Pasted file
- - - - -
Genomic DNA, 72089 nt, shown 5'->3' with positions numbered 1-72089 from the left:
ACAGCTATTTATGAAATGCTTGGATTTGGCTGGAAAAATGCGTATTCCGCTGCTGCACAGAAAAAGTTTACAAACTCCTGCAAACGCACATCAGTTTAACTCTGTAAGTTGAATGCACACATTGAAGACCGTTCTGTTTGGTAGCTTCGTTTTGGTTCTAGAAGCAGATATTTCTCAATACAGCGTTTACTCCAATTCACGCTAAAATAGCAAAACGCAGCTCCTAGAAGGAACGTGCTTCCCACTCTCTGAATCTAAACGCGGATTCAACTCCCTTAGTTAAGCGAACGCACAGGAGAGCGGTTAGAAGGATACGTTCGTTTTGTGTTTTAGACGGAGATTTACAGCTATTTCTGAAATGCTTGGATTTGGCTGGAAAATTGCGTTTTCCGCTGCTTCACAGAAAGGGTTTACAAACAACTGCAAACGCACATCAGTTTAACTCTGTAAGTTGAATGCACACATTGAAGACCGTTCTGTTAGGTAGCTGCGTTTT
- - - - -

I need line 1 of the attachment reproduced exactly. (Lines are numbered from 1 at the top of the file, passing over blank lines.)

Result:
Genomic DNA, 72089 nt, shown 5'->3' with positions numbered 1-72089 from the left: